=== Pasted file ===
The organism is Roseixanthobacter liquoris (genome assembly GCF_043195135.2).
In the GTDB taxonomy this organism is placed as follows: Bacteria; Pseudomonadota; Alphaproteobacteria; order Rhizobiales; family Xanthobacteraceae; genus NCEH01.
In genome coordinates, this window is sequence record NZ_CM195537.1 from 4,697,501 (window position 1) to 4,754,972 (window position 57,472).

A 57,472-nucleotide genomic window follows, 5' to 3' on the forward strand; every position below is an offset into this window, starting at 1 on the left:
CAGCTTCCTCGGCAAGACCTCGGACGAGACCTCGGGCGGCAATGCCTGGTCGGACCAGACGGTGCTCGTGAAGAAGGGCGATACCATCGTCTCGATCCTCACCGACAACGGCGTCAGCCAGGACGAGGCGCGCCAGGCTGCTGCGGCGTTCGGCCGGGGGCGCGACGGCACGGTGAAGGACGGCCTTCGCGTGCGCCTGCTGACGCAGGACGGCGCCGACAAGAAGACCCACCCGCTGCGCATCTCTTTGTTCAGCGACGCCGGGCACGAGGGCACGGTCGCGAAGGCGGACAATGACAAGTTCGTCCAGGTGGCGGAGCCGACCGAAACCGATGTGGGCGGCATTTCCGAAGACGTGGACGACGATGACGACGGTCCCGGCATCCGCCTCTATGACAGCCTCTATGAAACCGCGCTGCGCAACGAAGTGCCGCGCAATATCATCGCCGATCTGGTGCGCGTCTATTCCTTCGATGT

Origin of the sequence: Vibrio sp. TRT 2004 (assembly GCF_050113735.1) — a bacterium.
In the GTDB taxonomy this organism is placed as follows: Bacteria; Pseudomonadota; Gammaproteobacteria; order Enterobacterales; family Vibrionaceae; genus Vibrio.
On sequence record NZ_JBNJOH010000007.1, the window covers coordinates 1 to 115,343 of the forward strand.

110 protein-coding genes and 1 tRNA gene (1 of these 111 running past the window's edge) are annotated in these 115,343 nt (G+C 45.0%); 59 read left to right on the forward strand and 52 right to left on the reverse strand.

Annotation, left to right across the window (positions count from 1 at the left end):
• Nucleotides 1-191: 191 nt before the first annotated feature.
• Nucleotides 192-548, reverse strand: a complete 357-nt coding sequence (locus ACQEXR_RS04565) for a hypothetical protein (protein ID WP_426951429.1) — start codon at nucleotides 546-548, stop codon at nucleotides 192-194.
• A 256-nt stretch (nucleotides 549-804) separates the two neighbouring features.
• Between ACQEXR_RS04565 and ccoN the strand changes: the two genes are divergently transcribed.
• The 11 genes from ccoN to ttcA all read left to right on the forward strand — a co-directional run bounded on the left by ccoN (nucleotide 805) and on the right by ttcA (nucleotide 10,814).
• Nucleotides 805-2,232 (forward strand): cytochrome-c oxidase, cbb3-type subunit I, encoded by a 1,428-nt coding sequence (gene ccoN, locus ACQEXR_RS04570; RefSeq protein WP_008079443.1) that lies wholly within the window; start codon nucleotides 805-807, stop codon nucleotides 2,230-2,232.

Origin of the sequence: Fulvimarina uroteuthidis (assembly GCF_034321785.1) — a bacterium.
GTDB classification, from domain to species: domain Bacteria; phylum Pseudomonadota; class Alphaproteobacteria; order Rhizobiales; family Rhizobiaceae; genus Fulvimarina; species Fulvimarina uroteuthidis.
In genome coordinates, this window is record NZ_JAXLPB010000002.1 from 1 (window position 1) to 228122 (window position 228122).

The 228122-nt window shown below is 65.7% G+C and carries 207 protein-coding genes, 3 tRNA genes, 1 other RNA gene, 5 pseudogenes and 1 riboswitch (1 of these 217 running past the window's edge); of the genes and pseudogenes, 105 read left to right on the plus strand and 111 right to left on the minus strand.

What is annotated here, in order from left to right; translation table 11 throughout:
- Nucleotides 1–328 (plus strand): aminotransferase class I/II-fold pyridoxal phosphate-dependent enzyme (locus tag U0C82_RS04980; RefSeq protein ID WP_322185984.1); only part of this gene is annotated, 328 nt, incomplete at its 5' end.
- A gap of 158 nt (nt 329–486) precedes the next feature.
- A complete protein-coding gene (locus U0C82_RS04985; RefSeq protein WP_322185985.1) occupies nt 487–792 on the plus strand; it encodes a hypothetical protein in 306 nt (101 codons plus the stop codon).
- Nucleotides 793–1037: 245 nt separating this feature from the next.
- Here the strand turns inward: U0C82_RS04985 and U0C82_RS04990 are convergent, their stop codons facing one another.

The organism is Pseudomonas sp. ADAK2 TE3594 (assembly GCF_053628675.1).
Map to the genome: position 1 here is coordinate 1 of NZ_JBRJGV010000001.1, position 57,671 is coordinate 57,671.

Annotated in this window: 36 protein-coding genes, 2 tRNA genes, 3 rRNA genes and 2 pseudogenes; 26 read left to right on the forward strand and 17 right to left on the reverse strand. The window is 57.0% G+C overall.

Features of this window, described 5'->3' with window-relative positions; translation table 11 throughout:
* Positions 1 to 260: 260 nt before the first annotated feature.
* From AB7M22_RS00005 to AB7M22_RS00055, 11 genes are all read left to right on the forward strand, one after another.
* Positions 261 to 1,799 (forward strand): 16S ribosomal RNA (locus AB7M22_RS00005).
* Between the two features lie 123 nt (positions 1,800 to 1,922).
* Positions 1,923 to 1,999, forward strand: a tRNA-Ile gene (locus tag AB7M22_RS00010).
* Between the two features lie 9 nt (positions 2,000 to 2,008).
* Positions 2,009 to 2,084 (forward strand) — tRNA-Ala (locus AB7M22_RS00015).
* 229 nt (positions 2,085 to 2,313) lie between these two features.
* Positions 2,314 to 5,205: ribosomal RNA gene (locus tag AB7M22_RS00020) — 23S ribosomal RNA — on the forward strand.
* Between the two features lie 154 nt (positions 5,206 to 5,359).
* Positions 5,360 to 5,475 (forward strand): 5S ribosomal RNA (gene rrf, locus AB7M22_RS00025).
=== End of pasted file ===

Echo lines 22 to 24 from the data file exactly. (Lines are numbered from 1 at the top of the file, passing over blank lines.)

- Nucleotides 1–328 (plus strand): aminotransferase class I/II-fold pyridoxal phosphate-dependent enzyme (locus tag U0C82_RS04980; RefSeq protein ID WP_322185984.1); only part of this gene is annotated, 328 nt, incomplete at its 5' end.
- A gap of 158 nt (nt 329–486) precedes the next feature.
- A complete protein-coding gene (locus U0C82_RS04985; RefSeq protein WP_322185985.1) occupies nt 487–792 on the plus strand; it encodes a hypothetical protein in 306 nt (101 codons plus the stop codon).